Read an Excerpt

We Hear

That life was good

before she

met

the monster,

but those page flips

went down before

our collective

cognition. Kristina

wrote

that chapter of her

history before we

were even whispers

in her womb.

The monster shaped

our

Lives, without our ever

touching it. Read on

if you dare. This

memoir

isn’t pretty.

Hunter Seth Haskins

SO YOU WANT TO KNOW

All about her. Who

she

really is. (Was?) Why

she swerved off

the high road. Hard

left

to nowhere,

recklessly

indifferent to

me,

Hunter Seth Haskins,

her firstborn

son. I’ve been

choking

that down for

nineteen years.

Why did she go

on

her mindless way,

leaving me spinning

in a whirlwind of

her dust?

IF YOU DON’T KNOW

Her story, I’ll try

my best to enlighten

you, though I’m not sure

of every word of it myself.

I suppose I should know

more. I mean, it has been

recorded for eternity—

a bestselling fictionalization,

so the world wouldn’t see

precisely who we are—

my mixed-up, messed-

up family, a convoluted

collection of mostly regular

people, somehow strengthened

by indissoluble love, despite

an ever-present undercurrent

of pain. The saga started here:

FORWARD

Kristina Georgia Snow

gave me life in her seventeenth

year. She’s my mother,

but never bothered to be

my mom. That job fell

to her mother, my grandmother,

Marie, whose unfailing love

made her Mom even before

she and Dad (Kristina’s stepfather,

Scott) adopted me. That was

really your decision, Mom claims.

You were three when you started



calling us Mama and Papa.

The other kids in your playgroup

had them. You wanted them too.

We became an official

legal family when I was four.

My memory of that day is hazy

at best, but if I reach way,

way back, I can almost see

the lady judge, perched

like an eagle, way high above

little me. I think she was

sniffling. Crying, maybe?

Her voice was gentle. I want

to thank you, Mr. and Mrs.

Haskins, for loving this child



as he deserves to be loved.

Please accept this small gift,

which represents that love.

I don’t really remember all

those words, but Mom repeats

them sometimes, usually

when she stares at the crystal

heart, catching morning sun

through the kitchen window.

That part of Kristina’s story

always makes Mom sad.

Here’s a little more of the saga.

Chapter one

It started with a court-ordered

summer visit to Kristina’s

druggie dad. Genetically,

that makes him my grandfather,

not that he takes much interest

in the role. Supposedly he stopped

by once or twice when I was still

bopping around in diapers.

Mom says he wandered in late

to my baptism, dragging

Kristina along, both of them

wearing the stench of monster

sweat. Monster, meaning crystal

meth. They’d been up all night,

catching a monstrous buzz.

It wasn’t the first time

they’d partied together. That

was in Albuquerque, where dear

old Gramps lives, and where

Kristina met the guy who popped

her just-say-no-to-drugs cherry.

Our lives were never the same

again, Mom often says. That

was the beginning of six years

of hell. I’m not sure how we all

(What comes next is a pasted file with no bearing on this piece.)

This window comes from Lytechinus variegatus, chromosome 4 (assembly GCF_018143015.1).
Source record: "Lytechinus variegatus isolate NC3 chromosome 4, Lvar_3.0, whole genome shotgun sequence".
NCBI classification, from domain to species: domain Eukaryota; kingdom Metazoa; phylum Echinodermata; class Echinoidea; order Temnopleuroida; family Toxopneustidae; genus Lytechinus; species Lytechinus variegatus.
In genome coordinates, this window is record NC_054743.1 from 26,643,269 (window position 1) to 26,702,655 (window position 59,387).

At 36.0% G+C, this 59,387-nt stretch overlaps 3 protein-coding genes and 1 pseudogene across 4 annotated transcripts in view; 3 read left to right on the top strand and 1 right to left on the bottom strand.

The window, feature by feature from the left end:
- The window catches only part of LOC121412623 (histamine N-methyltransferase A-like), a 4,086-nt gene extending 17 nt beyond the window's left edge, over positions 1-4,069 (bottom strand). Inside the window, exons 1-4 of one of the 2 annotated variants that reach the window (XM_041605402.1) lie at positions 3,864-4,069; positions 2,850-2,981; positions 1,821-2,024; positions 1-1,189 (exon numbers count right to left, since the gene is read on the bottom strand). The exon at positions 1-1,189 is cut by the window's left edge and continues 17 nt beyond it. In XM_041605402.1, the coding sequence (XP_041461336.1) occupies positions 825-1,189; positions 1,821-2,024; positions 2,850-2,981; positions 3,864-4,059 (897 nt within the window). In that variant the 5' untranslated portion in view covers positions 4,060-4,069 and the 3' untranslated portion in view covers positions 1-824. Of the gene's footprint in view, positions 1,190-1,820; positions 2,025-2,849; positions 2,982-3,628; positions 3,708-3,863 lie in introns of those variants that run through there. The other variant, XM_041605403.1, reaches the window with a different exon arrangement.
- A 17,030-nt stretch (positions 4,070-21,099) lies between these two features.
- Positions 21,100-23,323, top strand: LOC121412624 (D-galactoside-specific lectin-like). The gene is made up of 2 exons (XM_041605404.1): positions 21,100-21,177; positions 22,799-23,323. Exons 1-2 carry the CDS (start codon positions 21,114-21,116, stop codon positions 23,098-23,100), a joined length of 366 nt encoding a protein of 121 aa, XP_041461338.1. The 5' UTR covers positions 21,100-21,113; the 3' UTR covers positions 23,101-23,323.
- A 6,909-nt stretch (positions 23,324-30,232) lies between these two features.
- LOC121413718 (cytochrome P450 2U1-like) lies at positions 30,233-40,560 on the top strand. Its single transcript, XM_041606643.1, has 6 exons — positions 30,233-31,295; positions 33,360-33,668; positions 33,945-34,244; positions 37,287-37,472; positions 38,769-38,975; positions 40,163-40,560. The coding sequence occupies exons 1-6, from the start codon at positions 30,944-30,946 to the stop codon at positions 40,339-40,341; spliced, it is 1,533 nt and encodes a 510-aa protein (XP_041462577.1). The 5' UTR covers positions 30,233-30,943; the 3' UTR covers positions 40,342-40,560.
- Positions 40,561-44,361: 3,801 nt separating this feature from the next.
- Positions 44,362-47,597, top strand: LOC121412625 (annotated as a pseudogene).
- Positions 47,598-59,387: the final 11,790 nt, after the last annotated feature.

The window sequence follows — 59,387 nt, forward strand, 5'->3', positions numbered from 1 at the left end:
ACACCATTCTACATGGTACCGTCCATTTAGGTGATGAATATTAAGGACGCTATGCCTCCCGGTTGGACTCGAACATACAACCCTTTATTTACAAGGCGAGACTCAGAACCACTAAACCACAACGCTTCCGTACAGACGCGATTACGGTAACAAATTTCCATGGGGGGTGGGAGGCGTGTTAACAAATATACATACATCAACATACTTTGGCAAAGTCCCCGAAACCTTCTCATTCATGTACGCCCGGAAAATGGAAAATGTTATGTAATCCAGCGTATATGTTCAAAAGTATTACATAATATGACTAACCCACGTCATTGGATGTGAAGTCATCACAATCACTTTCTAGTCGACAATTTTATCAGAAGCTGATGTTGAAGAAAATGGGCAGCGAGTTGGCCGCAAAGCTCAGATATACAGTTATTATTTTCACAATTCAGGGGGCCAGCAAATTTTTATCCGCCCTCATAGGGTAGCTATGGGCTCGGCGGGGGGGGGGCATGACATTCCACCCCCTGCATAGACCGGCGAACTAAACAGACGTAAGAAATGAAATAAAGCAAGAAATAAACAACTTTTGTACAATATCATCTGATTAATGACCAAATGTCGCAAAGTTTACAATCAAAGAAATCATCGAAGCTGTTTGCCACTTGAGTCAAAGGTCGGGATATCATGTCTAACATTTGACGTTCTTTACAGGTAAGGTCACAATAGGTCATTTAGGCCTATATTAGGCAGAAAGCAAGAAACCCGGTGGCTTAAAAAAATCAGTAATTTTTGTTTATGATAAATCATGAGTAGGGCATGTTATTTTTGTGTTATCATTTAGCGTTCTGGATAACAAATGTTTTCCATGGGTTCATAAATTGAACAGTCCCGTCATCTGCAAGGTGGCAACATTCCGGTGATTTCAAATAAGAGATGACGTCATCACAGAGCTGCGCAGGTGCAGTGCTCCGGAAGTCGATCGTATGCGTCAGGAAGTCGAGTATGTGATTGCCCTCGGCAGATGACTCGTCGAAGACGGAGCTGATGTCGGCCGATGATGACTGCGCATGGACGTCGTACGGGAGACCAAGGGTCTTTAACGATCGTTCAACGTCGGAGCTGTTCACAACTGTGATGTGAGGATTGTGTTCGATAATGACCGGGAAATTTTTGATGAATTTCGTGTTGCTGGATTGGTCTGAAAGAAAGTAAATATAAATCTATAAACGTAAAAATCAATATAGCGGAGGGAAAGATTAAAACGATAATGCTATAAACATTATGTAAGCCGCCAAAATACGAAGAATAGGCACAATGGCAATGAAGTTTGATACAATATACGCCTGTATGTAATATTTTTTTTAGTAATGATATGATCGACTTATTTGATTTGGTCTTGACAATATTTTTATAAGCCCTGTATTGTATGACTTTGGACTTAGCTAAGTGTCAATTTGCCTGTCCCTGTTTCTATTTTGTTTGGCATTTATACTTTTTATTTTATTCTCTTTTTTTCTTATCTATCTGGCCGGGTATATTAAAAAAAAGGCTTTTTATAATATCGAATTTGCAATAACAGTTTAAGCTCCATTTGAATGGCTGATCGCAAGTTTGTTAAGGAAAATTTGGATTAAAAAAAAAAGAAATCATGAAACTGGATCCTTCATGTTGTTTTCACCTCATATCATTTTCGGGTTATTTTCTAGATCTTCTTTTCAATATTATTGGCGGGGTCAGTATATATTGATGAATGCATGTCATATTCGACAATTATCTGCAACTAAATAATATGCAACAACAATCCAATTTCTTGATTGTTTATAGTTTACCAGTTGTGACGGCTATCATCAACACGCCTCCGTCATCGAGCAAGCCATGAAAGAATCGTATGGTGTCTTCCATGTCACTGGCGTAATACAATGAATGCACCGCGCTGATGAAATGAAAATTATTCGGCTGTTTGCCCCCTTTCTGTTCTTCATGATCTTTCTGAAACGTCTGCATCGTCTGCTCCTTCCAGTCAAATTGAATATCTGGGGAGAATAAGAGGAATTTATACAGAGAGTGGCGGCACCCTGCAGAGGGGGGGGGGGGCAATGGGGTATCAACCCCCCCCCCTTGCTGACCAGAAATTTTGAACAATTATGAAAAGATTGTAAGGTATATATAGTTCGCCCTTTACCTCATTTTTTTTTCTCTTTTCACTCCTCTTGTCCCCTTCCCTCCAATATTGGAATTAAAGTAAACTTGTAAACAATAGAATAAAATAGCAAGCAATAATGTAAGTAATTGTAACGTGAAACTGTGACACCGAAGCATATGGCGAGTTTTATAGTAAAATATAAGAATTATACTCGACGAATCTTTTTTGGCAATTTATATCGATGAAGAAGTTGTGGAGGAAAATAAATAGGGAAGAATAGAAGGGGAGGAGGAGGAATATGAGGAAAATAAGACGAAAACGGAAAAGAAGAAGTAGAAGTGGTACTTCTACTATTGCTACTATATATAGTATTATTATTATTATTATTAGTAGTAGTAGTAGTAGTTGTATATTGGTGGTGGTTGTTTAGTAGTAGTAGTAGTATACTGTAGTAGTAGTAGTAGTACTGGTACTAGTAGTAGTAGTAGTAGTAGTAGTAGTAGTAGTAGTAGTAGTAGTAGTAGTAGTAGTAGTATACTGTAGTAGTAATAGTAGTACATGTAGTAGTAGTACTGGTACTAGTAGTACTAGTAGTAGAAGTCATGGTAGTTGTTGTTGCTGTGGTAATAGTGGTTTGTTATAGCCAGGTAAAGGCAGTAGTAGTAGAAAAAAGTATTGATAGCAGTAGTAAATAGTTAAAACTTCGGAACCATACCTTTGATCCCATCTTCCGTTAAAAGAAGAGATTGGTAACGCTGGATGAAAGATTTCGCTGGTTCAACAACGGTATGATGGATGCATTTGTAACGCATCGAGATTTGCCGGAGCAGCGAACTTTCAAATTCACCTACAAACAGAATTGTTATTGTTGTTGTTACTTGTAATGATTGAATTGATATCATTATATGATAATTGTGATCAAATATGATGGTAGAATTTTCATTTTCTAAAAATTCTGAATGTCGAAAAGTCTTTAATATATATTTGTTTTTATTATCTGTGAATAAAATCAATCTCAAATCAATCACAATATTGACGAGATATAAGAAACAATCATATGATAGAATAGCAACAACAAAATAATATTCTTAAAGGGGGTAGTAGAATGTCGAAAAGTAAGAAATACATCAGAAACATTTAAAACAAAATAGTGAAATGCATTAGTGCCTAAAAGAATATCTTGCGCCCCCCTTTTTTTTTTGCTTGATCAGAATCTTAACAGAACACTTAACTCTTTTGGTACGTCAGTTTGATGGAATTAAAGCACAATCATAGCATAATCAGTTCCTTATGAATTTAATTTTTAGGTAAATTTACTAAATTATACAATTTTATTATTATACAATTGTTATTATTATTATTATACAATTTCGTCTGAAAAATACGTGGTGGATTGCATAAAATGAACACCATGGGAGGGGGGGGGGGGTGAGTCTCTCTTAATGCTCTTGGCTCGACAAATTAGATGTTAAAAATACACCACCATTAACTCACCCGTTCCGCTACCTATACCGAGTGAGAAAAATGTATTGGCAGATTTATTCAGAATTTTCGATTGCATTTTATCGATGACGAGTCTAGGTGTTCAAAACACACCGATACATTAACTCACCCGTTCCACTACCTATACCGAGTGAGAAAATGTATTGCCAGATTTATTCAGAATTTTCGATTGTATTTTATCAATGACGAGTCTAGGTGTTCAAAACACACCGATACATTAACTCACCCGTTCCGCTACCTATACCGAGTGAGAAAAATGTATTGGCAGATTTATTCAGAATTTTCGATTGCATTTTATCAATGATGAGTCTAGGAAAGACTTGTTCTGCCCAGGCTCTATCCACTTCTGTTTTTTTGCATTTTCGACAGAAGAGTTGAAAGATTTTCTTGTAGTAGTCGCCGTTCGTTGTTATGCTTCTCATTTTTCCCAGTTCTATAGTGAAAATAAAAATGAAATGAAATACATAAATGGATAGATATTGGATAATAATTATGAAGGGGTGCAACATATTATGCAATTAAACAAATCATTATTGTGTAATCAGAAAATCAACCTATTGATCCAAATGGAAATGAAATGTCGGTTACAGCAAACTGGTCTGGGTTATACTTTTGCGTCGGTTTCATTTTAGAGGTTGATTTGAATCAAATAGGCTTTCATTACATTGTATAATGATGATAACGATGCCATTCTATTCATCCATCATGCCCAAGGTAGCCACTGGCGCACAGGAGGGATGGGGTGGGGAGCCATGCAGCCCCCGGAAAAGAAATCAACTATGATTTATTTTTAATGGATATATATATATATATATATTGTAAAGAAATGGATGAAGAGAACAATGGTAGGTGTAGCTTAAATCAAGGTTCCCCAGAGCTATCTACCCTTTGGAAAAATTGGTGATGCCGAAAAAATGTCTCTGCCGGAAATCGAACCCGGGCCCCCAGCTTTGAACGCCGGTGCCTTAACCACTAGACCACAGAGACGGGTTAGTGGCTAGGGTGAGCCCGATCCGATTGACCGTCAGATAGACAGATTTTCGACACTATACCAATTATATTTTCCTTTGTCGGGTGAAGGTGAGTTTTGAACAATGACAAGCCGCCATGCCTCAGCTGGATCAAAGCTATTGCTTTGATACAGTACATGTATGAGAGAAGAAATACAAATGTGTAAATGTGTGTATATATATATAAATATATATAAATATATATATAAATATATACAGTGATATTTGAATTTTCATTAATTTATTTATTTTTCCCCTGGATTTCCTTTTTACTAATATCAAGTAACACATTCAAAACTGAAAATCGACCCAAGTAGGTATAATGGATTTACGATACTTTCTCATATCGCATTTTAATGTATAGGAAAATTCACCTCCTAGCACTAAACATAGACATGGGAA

survived it. Thank God you were

born safe and sound. . . .

All my fingers, toes, and a fully

functional brain. Yadda, yadda . . .

Well, I am glad about the brain.

Except when Mom gives me

the old, What is up with you?

You’re a brilliant kid. Why do



you refuse to perform like one?

A C-plus in English? If you would

just apply yourself . . .

Yeah, yeah. Heard it before.

Apply myself? To what?

And what the hell for?

I KInD of enjoY

My underachiever status.

I’ve found the harder you

work, the more people expect

of you. I’d much rather fly

way low under the radar.

That was one of Kristina’s

biggest mistakes, I think—

insisting on being right-up-

In-your-face irresponsible.

Anyway, your first couple years

of college are supposed to be

about having fun, not about

deciding what you want to do

with the rest of your life. Plenty

of time for all that whenever.

I decided on UNR—University

of Nevada, Reno—not so much

because it was always a goal,

but because Mom and Dad

did this prepaid tuition thing,

and I never had Ivy League

ambitions or the need to venture

too far from home. School is school.

I’ll get my BA in communications,

then figure out what to do with it.

I’ve got a part-time radio gig at

The X, an allowance for incidentals,

and I live at home. What more

could a guy need? Especially

when he’s got a girl like Nikki.

Autumn Rose Shepherd

Sometimes I See Faces

Somehow familiar,

but I don’t know why.

I cannot label them,

no matter how intently

I try. They are nameless.

And yet not strangers.

Like Alamo ghosts, they

emerge from deep

of night, materialize

from darkness, deny

my sleep. I would call them

dreams. But that’s too easy.

I Suspect

One of those faces belongs

to my mother. It is young, not

much older than mine, but weary,

with cheeks like stark coastal

cliffs and hollow blue eyes, framed

with drifts of mink-colored hair.

I don’t look very much like her.

My hair curls, auburn, around

a full, heart-shaped face, and

my eyes are brown. Or, to be

more creative, burnt umber. Nothing

like hers, so maybe I’m mistaken

about her identity. Is she my mother?

Is she the one who christened me

Autumn Rose Shepherd? Pretty

name. Wish I could live up to it.

Aunt Cora Insists

I am pretty. But Aunt Cora

is a one-woman cheering section.